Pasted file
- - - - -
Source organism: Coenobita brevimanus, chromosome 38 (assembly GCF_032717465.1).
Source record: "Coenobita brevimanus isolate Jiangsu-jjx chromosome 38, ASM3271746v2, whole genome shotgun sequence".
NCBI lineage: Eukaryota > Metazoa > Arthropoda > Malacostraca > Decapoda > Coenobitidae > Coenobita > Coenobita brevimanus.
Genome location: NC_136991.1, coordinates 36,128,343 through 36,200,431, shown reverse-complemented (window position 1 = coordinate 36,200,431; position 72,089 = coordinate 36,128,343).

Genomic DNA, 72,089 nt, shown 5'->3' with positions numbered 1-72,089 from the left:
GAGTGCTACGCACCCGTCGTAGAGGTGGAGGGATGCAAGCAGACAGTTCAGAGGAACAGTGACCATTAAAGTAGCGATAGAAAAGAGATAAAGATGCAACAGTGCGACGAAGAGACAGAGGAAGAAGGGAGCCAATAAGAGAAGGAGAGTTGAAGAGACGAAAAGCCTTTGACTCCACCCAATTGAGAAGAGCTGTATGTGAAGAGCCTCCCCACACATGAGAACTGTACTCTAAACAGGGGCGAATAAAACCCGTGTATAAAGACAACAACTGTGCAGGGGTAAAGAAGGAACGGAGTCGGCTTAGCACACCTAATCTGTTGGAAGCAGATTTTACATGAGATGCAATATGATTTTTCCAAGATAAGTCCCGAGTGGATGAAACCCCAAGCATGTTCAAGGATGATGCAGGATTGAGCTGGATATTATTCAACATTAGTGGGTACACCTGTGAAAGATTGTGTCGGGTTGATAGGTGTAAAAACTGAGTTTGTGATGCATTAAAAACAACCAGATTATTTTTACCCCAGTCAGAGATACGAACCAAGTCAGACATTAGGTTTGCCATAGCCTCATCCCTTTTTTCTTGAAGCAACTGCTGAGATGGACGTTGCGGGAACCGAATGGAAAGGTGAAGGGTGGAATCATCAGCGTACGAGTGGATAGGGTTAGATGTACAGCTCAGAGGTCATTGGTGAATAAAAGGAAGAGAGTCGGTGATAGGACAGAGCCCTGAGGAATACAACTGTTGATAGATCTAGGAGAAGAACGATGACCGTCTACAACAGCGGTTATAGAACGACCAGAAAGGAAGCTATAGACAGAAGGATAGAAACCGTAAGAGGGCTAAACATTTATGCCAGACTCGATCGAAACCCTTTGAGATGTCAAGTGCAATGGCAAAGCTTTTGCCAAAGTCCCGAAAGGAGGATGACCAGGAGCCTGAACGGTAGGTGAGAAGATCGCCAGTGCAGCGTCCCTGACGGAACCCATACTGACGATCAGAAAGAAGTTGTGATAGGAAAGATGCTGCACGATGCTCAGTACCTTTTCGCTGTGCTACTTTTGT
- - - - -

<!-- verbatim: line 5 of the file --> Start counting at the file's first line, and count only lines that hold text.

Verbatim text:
Genomic DNA, 72,089 nt, shown 5'->3' with positions numbered 1-72,089 from the left: